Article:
< The strains of hyper-Calvinism that are flourishing today are more harsh and more hyper than any of the historic hyper-Calvinists ever thought about being.
< In a nutshell-for the past several years I've been reading reformed books (modern ones like Sproul Jr.) and they just about killed my faith. After tears and much confusion (and even anger) I came to realize that Sproul Jr. and others like him must be hyper calvinists. I bagged up all my reformed books minus one or two to get them out of the house, never to return.
< The reformed people I have met are arrogant and unloving-period.
< I will take your advice Phil and read the historic reformed writers and give reformed theology another chance. Thanks for the idea.

More than just reading the "truly reformed" historic writers, people need to experience the "bleeding heart Calvinists" humbled and thankful and not judgmental and cold. A Christian cannot flourish from books alone, they need the Church If every parish they encounter that subscribes to the Westminster Standards or the Three Forms of Unity are either sodomites or arrogant un-loving fools, who will blame them for joining a Pentecostal church. Will history remember the Reformation as a short lived aberration? God forbid.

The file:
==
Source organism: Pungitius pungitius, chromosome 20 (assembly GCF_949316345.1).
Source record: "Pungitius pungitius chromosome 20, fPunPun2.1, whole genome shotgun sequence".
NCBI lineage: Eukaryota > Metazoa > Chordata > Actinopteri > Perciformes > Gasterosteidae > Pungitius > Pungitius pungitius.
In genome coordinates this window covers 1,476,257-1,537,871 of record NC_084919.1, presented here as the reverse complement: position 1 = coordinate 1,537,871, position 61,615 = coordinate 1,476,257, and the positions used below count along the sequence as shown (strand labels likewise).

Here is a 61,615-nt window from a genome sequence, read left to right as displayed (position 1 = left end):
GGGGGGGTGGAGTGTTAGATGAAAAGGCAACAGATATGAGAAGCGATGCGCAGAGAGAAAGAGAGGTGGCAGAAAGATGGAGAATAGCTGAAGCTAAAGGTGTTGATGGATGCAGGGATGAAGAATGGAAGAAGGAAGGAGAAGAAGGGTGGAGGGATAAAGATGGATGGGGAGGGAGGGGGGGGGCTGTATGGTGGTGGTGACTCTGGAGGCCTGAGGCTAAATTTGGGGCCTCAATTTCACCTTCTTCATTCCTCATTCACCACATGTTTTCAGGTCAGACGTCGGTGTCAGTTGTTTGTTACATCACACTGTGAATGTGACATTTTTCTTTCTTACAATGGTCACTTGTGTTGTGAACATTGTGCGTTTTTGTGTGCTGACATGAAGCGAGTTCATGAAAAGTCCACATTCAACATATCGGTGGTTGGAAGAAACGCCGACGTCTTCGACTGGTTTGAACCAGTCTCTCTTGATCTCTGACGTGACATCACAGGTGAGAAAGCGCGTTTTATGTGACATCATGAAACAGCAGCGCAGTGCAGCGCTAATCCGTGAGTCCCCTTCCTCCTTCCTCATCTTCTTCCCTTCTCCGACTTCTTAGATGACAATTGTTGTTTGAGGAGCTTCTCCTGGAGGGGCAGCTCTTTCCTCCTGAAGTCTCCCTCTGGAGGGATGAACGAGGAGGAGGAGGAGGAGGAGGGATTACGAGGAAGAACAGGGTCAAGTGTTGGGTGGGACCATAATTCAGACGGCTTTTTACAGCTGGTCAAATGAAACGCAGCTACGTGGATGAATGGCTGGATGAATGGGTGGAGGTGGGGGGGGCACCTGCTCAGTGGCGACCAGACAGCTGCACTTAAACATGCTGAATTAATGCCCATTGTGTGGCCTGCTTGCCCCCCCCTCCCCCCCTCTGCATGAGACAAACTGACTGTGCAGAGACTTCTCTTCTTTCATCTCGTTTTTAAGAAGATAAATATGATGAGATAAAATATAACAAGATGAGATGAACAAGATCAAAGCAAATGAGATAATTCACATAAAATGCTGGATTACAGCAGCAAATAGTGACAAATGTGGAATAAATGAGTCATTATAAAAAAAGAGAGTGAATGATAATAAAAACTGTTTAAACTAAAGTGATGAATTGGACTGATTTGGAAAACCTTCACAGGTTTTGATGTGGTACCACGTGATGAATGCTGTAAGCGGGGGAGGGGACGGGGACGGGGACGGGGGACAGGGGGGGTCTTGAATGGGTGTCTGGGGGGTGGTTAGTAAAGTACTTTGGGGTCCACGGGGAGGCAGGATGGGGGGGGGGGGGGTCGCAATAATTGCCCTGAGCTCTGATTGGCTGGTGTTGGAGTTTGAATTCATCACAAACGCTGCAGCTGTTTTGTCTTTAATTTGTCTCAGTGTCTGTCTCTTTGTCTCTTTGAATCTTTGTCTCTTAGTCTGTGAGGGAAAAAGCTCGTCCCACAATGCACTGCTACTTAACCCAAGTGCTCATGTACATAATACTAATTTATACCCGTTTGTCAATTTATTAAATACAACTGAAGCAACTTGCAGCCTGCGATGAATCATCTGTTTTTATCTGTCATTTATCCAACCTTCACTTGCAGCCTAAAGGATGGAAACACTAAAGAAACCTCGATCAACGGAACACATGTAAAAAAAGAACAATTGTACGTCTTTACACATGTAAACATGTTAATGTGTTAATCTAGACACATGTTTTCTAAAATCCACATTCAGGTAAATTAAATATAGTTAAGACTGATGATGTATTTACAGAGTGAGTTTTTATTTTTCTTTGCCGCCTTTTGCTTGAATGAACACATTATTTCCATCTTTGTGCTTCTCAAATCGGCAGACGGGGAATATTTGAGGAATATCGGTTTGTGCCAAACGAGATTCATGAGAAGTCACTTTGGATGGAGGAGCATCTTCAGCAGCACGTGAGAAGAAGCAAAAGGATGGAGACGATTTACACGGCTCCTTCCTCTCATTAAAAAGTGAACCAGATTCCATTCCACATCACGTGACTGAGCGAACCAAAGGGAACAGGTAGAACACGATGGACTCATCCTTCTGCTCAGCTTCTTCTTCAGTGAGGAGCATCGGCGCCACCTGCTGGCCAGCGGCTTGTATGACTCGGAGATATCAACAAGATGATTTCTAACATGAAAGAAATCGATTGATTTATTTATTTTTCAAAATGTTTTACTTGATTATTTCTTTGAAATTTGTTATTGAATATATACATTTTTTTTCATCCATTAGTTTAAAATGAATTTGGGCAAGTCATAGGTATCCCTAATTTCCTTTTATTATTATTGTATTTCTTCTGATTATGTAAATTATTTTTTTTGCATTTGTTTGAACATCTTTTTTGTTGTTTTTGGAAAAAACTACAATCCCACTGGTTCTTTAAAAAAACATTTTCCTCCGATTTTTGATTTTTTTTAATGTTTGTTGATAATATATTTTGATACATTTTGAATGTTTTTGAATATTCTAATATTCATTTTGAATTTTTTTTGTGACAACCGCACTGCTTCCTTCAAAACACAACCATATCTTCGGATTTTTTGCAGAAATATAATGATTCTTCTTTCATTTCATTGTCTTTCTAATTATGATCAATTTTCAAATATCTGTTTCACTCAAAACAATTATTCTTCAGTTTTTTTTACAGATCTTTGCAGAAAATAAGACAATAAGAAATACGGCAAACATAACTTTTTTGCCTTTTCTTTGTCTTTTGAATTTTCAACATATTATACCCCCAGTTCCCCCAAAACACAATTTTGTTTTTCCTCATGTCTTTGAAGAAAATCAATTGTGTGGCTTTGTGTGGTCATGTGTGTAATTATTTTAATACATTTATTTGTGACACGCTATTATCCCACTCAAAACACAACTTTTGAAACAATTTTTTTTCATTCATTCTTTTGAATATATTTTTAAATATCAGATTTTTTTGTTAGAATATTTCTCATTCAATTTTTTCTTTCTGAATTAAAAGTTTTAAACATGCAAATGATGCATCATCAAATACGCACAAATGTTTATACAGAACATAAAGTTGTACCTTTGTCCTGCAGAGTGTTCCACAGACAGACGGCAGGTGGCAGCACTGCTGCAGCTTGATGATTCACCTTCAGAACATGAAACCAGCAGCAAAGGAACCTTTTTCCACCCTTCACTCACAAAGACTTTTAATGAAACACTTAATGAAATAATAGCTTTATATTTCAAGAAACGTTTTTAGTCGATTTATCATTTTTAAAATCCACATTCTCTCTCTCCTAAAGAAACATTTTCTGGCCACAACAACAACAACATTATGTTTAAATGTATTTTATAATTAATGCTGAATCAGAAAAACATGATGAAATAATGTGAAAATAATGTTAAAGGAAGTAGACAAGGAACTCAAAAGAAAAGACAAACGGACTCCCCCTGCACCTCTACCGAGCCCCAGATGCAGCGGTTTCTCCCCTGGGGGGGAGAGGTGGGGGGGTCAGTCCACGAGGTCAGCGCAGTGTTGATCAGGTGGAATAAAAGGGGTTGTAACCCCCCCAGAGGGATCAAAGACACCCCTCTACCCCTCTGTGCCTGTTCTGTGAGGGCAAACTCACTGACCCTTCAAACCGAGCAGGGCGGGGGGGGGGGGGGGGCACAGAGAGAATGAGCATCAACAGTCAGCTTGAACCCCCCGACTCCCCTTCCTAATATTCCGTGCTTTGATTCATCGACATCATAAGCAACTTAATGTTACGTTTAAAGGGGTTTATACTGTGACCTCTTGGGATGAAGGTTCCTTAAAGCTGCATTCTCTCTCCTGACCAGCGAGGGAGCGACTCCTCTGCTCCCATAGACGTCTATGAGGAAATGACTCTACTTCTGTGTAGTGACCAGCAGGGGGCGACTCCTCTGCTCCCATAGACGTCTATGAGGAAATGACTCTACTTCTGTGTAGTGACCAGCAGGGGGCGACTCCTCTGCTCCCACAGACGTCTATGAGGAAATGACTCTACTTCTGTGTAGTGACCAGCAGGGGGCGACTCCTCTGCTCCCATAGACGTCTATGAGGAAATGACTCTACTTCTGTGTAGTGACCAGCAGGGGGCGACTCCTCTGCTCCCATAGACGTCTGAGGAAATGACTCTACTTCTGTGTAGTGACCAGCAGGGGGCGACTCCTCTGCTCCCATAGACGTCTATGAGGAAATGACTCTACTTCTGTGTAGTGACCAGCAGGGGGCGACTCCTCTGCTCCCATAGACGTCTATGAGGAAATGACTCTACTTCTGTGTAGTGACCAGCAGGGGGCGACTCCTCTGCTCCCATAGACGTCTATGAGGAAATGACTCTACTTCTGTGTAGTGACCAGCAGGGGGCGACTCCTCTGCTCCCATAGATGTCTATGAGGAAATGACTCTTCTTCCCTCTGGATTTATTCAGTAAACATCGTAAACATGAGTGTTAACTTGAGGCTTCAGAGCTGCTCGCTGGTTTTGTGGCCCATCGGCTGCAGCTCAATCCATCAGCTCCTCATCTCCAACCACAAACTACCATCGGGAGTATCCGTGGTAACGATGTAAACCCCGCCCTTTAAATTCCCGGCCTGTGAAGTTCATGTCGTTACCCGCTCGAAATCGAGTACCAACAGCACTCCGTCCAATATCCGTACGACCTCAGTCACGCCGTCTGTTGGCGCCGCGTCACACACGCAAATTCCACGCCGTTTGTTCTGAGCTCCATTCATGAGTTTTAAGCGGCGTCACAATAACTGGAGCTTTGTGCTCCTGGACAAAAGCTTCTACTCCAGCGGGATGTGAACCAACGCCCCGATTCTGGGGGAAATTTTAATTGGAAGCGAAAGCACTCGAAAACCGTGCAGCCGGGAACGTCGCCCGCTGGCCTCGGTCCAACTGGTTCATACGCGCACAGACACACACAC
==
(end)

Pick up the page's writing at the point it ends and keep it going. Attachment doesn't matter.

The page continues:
2)Presbyterianism and the Reformed Confession ceases to exist because it is subsumed into other Christian streams of doctrine and practice. I believe in Reformed Catholicity and for me that means that legitimate streams of orthodox tradition have much to teach each other. But if one of those streams or families simply ceases to exist or is assimilated or changes so radically that it is no longer recognizable, then the Church will be impoverished.

Ryan Close

Anonymous said...

I also worry that with the widespread success that Eastern Orthodoxy is having in mainstream culture in America, that TR brothers will step up the reaction and rhetoric of misinformation, non-charity, and hate that does not whiteness of the love of Christ. I don't want numbers for the Reformed Churches. I would like the gospel to go forth to all the nations and for Christians to grow up into the full stature of the measure of Christ. I believe that all Christians can benefit from the principles of the Magisterial Reformation but I don't wish for that benefit to happen exclusively in my own family of churches, but to be spread throughout the world and given as an inheritance for all Christians.

Ryan Close

Anonymous said...